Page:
2012 Yanmar Ex2900 Review

Three-range hydro equipped compact utility tractor

By Geof Fowler, Photography by Yanmar, Apr 09, 2012
The yellow paint may have changed tint slightly and the labeling no longer shared jointly with Cub Cadet, but how does the all new Yanmar Ex2900 stack up against the competition?

First off, we should say happy birthday to Yanmar. 2012 marks the 100th anniversary of the company’s storied history. Founded in 1912 by Magokichi Yamaoka building gas and suction gas engines, Yanmar has grown to be a $6 billion company with more than 15,000 employees worldwide. Along the way, innovations such as the first small horizontal water-cooled diesel and cold start technology have found their way into agricultural, marine, power generation, construction and industrial applications.

Last year we had the pleasure of testing the Cub Cadet Yanmar Ex3200 TLB (tractor-loader-back hoe) and were looking forward to testing out its baby brother. When a dealer one state away mentioned that they had just received a shipment of Ex2900s from Yanmar’s Adairsville, Ga. distribution center, we didn’t hesitate to accept the invitation to check one out.

2012 Yanmar Ex2900

The Ex2900 may be the baby brother of the Ex lineup, but there is nothing baby about its underpinnings. Starting with a 28.7 horsepower direct injection powerplant that equates to 22.7 PTO (power take off) horsepower, the liquid-cooled 3-cylinder diesel provides plenty of power for serious work. Yanmar mates this free-revving gem of an engine to a three-range hydrostatic transmission, which means an Ex2900 operator will always have the maximum combination of power-to-ground speed. Some of the competitors in this class still offer two-range hydros, but around the worksite, estate or farm, the added range is universally applauded. Those three ranges are put to work through a twin pedal arrangement that we generally prefer over the treadle pedal offered by some competitors. We found the modulation to be first rate and pedal placement comfortable for our smallest (5’7”) to tallest (6’2”) testers. And speaking of ergonomics, we found the operators’ platform to be tight, requiring a little more effort to get into position, although our testers agreed once in place, the Ex2900 was generously comfortable. Chalk the higher fenders and control placement up to the somewhat dated John Deere 790 design the Ex2900 is derived from. The Ex2900 comes with a Continuous Live PTO, meaning to engage the power take off, a clutch needs to be depressed and engaged. No clutching, though, is required to engage transmission functions. A mid-PTO is standard.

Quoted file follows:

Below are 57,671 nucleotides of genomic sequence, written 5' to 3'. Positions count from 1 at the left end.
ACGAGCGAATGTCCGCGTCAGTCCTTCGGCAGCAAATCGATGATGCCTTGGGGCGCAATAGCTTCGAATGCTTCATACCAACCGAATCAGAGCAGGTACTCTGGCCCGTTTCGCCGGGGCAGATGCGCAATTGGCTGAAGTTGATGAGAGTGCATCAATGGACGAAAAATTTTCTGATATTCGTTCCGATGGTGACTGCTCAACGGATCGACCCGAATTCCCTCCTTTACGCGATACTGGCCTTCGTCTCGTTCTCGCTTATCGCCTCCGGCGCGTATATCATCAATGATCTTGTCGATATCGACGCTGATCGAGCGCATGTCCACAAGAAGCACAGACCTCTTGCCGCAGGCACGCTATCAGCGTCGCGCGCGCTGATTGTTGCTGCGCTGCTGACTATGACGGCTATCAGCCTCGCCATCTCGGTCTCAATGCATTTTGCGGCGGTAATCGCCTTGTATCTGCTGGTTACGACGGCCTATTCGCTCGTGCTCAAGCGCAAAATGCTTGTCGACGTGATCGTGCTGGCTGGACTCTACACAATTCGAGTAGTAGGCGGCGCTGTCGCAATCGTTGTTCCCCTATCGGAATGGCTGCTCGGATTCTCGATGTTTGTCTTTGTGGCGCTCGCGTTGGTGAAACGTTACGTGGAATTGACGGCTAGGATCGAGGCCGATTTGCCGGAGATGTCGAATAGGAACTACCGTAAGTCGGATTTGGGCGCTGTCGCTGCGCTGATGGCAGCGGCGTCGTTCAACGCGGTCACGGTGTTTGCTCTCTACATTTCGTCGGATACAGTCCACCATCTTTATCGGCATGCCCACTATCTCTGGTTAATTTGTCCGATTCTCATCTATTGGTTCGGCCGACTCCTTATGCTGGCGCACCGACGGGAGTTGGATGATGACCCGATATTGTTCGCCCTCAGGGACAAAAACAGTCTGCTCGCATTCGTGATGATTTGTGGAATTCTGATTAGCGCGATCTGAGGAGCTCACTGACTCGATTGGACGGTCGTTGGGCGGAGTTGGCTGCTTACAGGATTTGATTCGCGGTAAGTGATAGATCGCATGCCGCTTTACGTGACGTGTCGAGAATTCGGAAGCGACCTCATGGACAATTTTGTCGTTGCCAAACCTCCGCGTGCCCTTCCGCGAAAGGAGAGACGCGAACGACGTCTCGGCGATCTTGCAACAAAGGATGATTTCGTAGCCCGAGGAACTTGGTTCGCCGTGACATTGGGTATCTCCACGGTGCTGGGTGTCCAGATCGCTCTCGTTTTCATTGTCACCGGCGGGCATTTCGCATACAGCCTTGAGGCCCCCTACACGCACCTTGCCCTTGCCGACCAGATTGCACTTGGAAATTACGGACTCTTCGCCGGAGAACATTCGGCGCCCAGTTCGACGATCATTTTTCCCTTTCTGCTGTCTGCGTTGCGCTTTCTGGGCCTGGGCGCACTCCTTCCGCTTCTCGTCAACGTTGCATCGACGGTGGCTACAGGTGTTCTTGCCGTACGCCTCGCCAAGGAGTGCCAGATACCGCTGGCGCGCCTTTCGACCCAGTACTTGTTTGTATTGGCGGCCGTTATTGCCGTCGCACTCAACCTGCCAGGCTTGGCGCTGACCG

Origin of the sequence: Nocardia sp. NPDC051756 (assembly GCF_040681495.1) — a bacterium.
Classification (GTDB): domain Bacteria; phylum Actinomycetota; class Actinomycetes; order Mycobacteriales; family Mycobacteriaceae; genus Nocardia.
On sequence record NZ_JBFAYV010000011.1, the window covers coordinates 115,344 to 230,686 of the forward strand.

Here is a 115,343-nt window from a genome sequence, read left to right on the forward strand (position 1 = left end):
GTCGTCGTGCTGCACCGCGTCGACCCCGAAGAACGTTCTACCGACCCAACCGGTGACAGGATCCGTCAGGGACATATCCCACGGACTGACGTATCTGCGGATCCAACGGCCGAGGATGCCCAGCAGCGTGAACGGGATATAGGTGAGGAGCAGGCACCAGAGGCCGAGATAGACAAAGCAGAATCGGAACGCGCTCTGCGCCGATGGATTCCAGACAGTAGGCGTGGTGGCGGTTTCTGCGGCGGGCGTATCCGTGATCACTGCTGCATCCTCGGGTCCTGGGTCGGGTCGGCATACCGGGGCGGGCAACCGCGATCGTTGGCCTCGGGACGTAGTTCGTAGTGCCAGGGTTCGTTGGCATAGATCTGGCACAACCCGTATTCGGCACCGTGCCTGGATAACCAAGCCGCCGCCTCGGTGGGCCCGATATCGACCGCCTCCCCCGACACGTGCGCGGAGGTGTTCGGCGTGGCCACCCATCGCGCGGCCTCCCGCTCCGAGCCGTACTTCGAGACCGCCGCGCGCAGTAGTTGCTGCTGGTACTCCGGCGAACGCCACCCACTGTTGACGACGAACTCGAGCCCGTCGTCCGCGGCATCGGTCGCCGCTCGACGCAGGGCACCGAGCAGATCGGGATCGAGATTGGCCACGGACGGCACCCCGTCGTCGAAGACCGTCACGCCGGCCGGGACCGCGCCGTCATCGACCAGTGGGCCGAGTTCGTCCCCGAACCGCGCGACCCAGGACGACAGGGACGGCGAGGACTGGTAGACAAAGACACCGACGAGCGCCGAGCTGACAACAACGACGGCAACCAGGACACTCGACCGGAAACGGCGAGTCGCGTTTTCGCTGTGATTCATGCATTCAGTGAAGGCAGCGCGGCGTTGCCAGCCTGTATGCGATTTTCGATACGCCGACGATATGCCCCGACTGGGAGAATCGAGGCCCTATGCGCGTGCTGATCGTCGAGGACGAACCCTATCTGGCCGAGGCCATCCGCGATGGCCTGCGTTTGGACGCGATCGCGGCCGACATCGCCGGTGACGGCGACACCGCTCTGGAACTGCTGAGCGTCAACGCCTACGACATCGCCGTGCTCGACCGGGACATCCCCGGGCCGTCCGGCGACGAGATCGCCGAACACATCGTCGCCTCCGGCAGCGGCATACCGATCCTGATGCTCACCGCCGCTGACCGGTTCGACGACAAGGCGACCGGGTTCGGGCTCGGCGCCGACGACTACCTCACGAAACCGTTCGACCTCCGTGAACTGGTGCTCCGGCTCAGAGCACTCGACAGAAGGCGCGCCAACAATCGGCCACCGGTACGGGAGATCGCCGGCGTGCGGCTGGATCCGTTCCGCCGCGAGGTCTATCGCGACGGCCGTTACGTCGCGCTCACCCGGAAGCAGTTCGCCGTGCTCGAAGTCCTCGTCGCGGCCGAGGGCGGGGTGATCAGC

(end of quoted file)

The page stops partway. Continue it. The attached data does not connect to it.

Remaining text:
2012 Yanmar Ex2900 CL300 curved boom loader

Hydraulic flow on the Ex2900 is the same as its big brother, delivering 9.9 gpm, with 4.3 gpm going to the power steering pump and 5.6 gpm to the main pump. This provides enough grunt for the 3PH (three point hitch) to have a rated lift capacity of 1,100 lbs. Position control over 3PH functions is standard. As you would expect in a tractor of this class, four-wheel drive can be engaged on the go and when the task calls for more traction, differential lock is just a pedal away.

Our test tractor was equipped with the CL300 curved boom loader and BS60 box blade. We’re a big fan of the added visibility the curved boom design offers, but thought the squared-off hood took some of the advantage away. The CL300, with its 7 cubic foot bucket, is rated to lift 900 lbs. and was responsive, providing a ground to full lift height (96”) in just four seconds. We found the loader joystick control to be nicely integrated into the operators’ platform and not a boom add-on like some competitors offer. Our test tractor was not so equipped, but the same CB75 curved boom backhoe offered on the Ex3200 we tested last year is an option (92” digging depth).

2012 Yanmar Ex2900 Rear

The BS60 box blade was well matched to the Ex2900 and screamed steel, much as the entire tractor. Yanmar clearly believes in the use of cast iron and metal and everywhere you look this is evident. The weight of the bare tractor is 2,495 lbs and with the CL300 installed the weight climbs to almost 3,500 lbs. The Ex2900 has a wheelbase of 61” and an overall length not including the 3PH arms of 109.5”. A ROPS (roll over protection system) is standard and folds so the Ex2900 can get into tight spaces.

Turf (R3), Ag (R1) and Industrial (R4) tires are available and each Ex2900 comes with a two-year / 2,000 hour tractor warranty and a five-year / 2,500 hour engine/drivetrain warranty. Yanmar is currently offering incentives such as creative financing and throwing in the first (50 hr) service which can run as much as $400.

While some might say the Ex2900 misses on a few areas (dated design, continuous live PTO, tight operators’ quarters, square hood) we say the benefits (three-range hydro, a 28.7 horsepower direct injected diesel engine, side-by-side hydro pedals, use of metal) all point to a tractor we wouldn’t rule out if we were in the market for one of this size/class.

2012 Yanmar Ex2900 Right Side

Related Reading
2011 Cub Cadet Yanmar Ex3200 TLB Review
2012 Kubota Grand L4240 HST Tractor Review
2011 Kubota B2620 Review
2011 John Deere 2305 4WD Compact Tractor Review
2011 Kioti CK20S HST Overview

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